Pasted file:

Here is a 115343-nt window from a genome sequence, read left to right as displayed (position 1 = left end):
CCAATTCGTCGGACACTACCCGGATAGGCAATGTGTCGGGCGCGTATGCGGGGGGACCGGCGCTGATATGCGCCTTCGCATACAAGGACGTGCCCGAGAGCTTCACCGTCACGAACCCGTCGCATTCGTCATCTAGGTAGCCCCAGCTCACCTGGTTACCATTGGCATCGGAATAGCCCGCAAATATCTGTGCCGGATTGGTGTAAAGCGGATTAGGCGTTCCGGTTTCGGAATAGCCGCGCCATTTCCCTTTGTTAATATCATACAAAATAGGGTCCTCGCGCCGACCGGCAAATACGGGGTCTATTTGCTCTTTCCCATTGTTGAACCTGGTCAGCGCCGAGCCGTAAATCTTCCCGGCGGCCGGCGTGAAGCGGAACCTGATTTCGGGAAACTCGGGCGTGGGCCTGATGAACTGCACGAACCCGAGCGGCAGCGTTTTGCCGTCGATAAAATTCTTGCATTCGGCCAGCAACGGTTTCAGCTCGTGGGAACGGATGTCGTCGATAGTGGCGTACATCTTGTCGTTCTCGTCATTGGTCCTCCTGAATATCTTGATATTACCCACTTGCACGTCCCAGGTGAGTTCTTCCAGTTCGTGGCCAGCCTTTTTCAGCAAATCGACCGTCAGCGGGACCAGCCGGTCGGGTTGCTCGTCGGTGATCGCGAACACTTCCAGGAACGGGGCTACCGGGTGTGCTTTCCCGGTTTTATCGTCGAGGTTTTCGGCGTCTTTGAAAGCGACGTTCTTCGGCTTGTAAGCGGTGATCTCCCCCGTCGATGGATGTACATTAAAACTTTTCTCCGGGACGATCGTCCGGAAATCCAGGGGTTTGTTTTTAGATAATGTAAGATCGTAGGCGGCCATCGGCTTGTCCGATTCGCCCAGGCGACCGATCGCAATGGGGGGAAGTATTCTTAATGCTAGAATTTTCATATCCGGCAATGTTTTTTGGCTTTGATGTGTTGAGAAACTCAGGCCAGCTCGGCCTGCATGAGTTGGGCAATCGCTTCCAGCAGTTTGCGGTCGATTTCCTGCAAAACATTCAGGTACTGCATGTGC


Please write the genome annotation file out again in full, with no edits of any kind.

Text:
Here is a 115343-nt window from a genome sequence, read left to right as displayed (position 1 = left end):
CCAATTCGTCGGACACTACCCGGATAGGCAATGTGTCGGGCGCGTATGCGGGGGGACCGGCGCTGATATGCGCCTTCGCATACAAGGACGTGCCCGAGAGCTTCACCGTCACGAACCCGTCGCATTCGTCATCTAGGTAGCCCCAGCTCACCTGGTTACCATTGGCATCGGAATAGCCCGCAAATATCTGTGCCGGATTGGTGTAAAGCGGATTAGGCGTTCCGGTTTCGGAATAGCCGCGCCATTTCCCTTTGTTAATATCATACAAAATAGGGTCCTCGCGCCGACCGGCAAATACGGGGTCTATTTGCTCTTTCCCATTGTTGAACCTGGTCAGCGCCGAGCCGTAAATCTTCCCGGCGGCCGGCGTGAAGCGGAACCTGATTTCGGGAAACTCGGGCGTGGGCCTGATGAACTGCACGAACCCGAGCGGCAGCGTTTTGCCGTCGATAAAATTCTTGCATTCGGCCAGCAACGGTTTCAGCTCGTGGGAACGGATGTCGTCGATAGTGGCGTACATCTTGTCGTTCTCGTCATTGGTCCTCCTGAATATCTTGATATTACCCACTTGCACGTCCCAGGTGAGTTCTTCCAGTTCGTGGCCAGCCTTTTTCAGCAAATCGACCGTCAGCGGGACCAGCCGGTCGGGTTGCTCGTCGGTGATCGCGAACACTTCCAGGAACGGGGCTACCGGGTGTGCTTTCCCGGTTTTATCGTCGAGGTTTTCGGCGTCTTTGAAAGCGACGTTCTTCGGCTTGTAAGCGGTGATCTCCCCCGTCGATGGATGTACATTAAAACTTTTCTCCGGGACGATCGTCCGGAAATCCAGGGGTTTGTTTTTAGATAATGTAAGATCGTAGGCGGCCATCGGCTTGTCCGATTCGCCCAGGCGACCGATCGCAATGGGGGGAAGTATTCTTAATGCTAGAATTTTCATATCCGGCAATGTTTTTTGGCTTTGATGTGTTGAGAAACTCAGGCCAGCTCGGCCTGCATGAGTTGGGCAATCGCTTCCAGCAGTTTGCGGTCGATTTCCTGCAAAACATTCAGGTACTGCATGTGC